Early mornings at my grandparent’s house in Puerto Rico were extraordinarily beguiling and captivating. My older sister, Cynthia, and I awoke every morning in the soft, white-cloud canopy of mosquito nets hung from hooks embedded in lofty ceilings. In the drowsy world of being not quite awake, as we stirred, not yet aware of sights and sounds, we felt like brides…or princesses. As we lay in our beds savoring the last vestiges of morning coolness, we took pleasure in the cooing of doves outside our windows. The gentle swish, swish, swish of slippers against old floor tiles signaled the house was coming to life and someone, thank you God!, was making coffee. Even as little girls we always drank coffee. Everyone did. I remember my mother laughing as she told me the story of my Tio Roberto and coffee. Mama said my uncle was a young boy of maybe five or six years old when my grandfather found him somewhat wistful and down in the mouth. Tio Roberto was my grandfather’s favorite boy and couldn’t bear to see him unhappy. “Mi nene, pero que te pasa”? “My son, what’s wrong?” In a low voice my uncle answered, “Aye, Papa! I hate school!” “But why?”, asked my grandfather. Tio Roberto answered, “I miss my 10:00 cafe con leche.” That cracks me up every time I think about it. His father replied, “Well, you don’t have to go to school. Stay home and have your cafecito as long as you want.” Can you imagine saying that to your kindergartener? And so my uncle did. Everyday my mother, aunts and uncles would pile into the coach to be driven to school while my Tio Roberto stayed home…alone…with no one to play with. No brothers to go fishing or ride together. No brothers to climb trees with or sisters to tease. That had to be hell. That lasted two or three days, he gave up his mid-morning coffee and back to school he happily went.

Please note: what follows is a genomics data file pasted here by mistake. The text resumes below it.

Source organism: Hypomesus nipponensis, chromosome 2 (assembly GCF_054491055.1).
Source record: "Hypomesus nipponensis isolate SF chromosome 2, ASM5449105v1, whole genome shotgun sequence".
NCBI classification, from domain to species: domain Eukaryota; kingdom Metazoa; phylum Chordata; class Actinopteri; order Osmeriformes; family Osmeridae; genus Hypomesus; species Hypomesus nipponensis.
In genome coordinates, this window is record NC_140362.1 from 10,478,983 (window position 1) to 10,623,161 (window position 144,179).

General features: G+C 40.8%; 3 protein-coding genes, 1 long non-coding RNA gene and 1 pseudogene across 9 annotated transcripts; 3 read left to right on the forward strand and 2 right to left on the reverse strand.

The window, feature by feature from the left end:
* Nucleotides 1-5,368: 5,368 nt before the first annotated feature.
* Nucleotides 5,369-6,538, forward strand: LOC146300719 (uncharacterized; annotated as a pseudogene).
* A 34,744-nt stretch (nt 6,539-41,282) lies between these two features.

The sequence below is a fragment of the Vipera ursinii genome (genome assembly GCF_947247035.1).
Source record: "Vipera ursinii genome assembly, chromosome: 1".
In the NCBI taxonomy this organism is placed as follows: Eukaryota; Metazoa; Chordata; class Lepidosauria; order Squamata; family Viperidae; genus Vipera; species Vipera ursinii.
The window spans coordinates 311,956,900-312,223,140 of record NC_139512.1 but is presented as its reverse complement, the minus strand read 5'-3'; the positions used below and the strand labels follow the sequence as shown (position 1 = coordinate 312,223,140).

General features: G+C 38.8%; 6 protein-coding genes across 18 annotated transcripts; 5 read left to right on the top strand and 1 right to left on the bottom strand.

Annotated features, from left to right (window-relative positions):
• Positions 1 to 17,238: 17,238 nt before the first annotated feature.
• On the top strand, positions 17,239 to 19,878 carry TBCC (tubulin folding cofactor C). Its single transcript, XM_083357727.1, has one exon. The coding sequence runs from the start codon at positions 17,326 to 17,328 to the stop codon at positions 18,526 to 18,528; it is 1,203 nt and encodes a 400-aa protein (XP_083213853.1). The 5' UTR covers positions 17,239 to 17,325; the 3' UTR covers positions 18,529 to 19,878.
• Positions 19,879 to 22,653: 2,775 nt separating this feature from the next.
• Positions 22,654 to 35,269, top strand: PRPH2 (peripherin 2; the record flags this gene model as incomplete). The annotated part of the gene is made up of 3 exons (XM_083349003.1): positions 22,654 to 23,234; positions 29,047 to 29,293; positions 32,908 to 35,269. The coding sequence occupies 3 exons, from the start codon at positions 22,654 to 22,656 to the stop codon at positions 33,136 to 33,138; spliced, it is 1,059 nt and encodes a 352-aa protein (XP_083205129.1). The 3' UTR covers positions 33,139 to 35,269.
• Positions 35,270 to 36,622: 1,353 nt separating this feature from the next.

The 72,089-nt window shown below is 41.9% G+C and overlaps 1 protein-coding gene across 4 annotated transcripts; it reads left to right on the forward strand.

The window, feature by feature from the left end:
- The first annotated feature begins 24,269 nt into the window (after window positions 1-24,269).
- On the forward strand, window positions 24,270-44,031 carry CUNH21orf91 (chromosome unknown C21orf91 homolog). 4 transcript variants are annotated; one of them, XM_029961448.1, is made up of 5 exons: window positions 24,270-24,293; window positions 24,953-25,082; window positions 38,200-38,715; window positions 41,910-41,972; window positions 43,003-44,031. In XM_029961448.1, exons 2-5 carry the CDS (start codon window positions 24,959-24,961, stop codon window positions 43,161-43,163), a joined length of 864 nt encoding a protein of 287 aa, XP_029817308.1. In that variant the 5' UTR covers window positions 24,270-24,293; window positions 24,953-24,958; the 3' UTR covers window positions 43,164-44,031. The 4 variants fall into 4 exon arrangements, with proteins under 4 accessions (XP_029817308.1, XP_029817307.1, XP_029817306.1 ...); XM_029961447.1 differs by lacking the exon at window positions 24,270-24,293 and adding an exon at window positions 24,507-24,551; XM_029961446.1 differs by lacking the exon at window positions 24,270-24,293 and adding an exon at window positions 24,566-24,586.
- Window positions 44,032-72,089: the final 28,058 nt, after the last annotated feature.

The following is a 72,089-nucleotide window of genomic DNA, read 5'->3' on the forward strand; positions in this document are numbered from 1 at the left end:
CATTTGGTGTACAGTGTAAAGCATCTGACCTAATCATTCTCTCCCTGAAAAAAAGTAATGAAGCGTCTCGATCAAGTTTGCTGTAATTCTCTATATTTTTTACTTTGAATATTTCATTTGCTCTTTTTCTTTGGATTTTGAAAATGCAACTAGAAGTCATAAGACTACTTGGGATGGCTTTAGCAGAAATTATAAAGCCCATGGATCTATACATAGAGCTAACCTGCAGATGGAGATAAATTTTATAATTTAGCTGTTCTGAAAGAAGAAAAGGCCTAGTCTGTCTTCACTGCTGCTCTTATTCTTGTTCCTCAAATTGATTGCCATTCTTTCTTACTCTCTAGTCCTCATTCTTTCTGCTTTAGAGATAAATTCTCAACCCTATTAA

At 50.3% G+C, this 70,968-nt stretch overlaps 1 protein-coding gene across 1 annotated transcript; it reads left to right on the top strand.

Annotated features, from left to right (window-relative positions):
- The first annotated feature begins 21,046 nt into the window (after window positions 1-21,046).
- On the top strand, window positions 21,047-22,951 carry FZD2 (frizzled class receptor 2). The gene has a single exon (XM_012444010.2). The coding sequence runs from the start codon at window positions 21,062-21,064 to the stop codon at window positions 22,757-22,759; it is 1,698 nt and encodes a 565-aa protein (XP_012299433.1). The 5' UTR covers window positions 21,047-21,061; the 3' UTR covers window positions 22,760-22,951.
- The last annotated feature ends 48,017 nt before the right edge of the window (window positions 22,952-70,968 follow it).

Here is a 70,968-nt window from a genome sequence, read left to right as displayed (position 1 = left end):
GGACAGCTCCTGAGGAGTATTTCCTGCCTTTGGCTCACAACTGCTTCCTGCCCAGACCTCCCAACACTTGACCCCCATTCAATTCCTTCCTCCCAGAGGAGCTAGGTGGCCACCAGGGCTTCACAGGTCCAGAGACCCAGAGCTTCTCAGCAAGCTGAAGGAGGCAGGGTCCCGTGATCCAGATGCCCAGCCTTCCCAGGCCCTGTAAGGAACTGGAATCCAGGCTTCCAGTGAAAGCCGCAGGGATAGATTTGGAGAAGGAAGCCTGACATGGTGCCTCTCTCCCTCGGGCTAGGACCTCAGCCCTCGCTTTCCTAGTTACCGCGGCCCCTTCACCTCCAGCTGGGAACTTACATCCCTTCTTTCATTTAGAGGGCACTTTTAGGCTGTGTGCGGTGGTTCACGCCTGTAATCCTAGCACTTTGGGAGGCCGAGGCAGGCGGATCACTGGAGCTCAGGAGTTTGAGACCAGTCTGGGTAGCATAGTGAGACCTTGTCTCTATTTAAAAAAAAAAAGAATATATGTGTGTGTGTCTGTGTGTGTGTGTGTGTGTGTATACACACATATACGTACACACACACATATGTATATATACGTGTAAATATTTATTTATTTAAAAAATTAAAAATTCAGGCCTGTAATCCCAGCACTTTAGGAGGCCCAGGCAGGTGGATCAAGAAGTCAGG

Breakfast in Puerto Rico was always modest and light. Don’t get me wrong, it was always enjoyable but never heavy with pancakes and meat and cheesy casseroles. Breakfast typically consisted of strong Puerto Rican coffee laced with steamed whole milk and a generous spoonful of island sugar. Oh, but it was good! Alongside jugs of ice-cold water, one at each end of the table, were baskets of crackers to be eaten with a little local cheese or butter. And there was, without fail, fresh fruit. Luscious wheels of deep, coral-red papaya or sweet, golden pineapple beautifully carved and laid out on platters would complete the meal. But if we were really lucky we would be served guava paste or guava spread. Guava and cream cheese spread is sublime offered firm and cold from the refrigerator or warm and runny having been freshly made. These days it’s a beautiful addition not only at breakfast or brunch but also at cocktail hour. The addition of the cream cheese and sour cream in the recipe lends the spread the perfect balance of sweet and savory. It’s beautiful at a shower, picnic or pool party and lasts forever covered in the refrigerator. Here in Florida guava paste may be found on the bread aisle at Winn-Dixie and on the canned fruit aisle at Publix. If you can’t find it just ask. And last, I buy the guava paste cryovaced in block form made by Goya. Buen provecho!
Sweet Guava and Cream Cheese Spread
- 14 ounces guava paste
- 12 ounces cream cheese, softened
- 1/2 cup sour cream
- Place guava paste in a medium size bowl and on high heat soften 30 second increment until there are still lumps but you are able to stir the paste. You don’t want it to become liquid.
- Add the softened cream cheese and sour cream and stir until the mixture is smooth.
- Serve with crackers, biscotti or fruit. For a thicker, firmer consistency, cover and chill for several hours.